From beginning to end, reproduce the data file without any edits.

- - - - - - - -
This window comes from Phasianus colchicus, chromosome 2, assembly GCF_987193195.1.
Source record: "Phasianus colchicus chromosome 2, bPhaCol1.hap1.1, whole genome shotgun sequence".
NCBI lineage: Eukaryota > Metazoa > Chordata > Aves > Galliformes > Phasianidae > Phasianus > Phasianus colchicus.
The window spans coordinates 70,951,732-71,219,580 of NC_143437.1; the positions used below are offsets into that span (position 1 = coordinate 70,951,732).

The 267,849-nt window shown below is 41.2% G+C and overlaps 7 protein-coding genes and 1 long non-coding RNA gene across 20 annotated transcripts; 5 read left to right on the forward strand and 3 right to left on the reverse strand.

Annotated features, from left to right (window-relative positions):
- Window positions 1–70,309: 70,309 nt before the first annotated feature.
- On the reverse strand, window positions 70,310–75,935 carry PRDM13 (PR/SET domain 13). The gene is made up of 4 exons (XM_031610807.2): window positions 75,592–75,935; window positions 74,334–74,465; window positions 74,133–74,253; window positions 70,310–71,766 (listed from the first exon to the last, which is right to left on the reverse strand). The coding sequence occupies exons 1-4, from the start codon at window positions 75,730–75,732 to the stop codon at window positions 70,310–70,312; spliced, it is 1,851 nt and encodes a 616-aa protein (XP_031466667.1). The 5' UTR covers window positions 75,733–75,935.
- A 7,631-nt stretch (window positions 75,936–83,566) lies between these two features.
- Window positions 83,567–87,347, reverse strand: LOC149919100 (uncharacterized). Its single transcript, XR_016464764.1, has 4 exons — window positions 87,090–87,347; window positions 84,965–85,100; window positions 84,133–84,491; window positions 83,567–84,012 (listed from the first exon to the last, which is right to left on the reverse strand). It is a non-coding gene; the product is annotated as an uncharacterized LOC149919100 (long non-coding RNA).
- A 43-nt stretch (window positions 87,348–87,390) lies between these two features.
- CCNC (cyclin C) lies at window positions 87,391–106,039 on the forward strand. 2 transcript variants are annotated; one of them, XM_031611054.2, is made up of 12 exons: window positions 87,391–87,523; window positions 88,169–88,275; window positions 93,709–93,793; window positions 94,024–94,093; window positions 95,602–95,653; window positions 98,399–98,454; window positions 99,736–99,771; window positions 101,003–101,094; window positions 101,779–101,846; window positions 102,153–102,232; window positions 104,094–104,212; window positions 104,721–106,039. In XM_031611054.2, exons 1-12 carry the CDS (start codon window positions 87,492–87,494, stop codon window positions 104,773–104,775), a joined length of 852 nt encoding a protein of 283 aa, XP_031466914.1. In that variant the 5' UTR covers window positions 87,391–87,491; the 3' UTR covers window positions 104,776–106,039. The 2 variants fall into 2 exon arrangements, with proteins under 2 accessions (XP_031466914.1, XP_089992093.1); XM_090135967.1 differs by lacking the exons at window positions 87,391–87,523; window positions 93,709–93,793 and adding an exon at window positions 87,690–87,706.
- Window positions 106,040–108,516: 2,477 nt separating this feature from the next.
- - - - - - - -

This window comes from Phasianus colchicus, chromosome 2, assembly GCF_987193195.1.
Source record: "Phasianus colchicus chromosome 2, bPhaCol1.hap1.1, whole genome shotgun sequence".
NCBI lineage: Eukaryota > Metazoa > Chordata > Aves > Galliformes > Phasianidae > Phasianus > Phasianus colchicus.
The window spans coordinates 70,951,732-71,219,580 of NC_143437.1; the positions used below are offsets into that span (position 1 = coordinate 70,951,732).

The 267,849-nt window shown below is 41.2% G+C and overlaps 7 protein-coding genes and 1 long non-coding RNA gene across 20 annotated transcripts; 5 read left to right on the forward strand and 3 right to left on the reverse strand.

Annotated features, from left to right (window-relative positions):
- Window positions 1–70,309: 70,309 nt before the first annotated feature.
- On the reverse strand, window positions 70,310–75,935 carry PRDM13 (PR/SET domain 13). The gene is made up of 4 exons (XM_031610807.2): window positions 75,592–75,935; window positions 74,334–74,465; window positions 74,133–74,253; window positions 70,310–71,766 (listed from the first exon to the last, which is right to left on the reverse strand). The coding sequence occupies exons 1-4, from the start codon at window positions 75,730–75,732 to the stop codon at window positions 70,310–70,312; spliced, it is 1,851 nt and encodes a 616-aa protein (XP_031466667.1). The 5' UTR covers window positions 75,733–75,935.
- A 7,631-nt stretch (window positions 75,936–83,566) lies between these two features.
- Window positions 83,567–87,347, reverse strand: LOC149919100 (uncharacterized). Its single transcript, XR_016464764.1, has 4 exons — window positions 87,090–87,347; window positions 84,965–85,100; window positions 84,133–84,491; window positions 83,567–84,012 (listed from the first exon to the last, which is right to left on the reverse strand). It is a non-coding gene; the product is annotated as an uncharacterized LOC149919100 (long non-coding RNA).
- A 43-nt stretch (window positions 87,348–87,390) lies between these two features.
- CCNC (cyclin C) lies at window positions 87,391–106,039 on the forward strand. 2 transcript variants are annotated; one of them, XM_031611054.2, is made up of 12 exons: window positions 87,391–87,523; window positions 88,169–88,275; window positions 93,709–93,793; window positions 94,024–94,093; window positions 95,602–95,653; window positions 98,399–98,454; window positions 99,736–99,771; window positions 101,003–101,094; window positions 101,779–101,846; window positions 102,153–102,232; window positions 104,094–104,212; window positions 104,721–106,039. In XM_031611054.2, exons 1-12 carry the CDS (start codon window positions 87,492–87,494, stop codon window positions 104,773–104,775), a joined length of 852 nt encoding a protein of 283 aa, XP_031466914.1. In that variant the 5' UTR covers window positions 87,391–87,491; the 3' UTR covers window positions 104,776–106,039. The 2 variants fall into 2 exon arrangements, with proteins under 2 accessions (XP_031466914.1, XP_089992093.1); XM_090135967.1 differs by lacking the exons at window positions 87,391–87,523; window positions 93,709–93,793 and adding an exon at window positions 87,690–87,706.
- Window positions 106,040–108,516: 2,477 nt separating this feature from the next.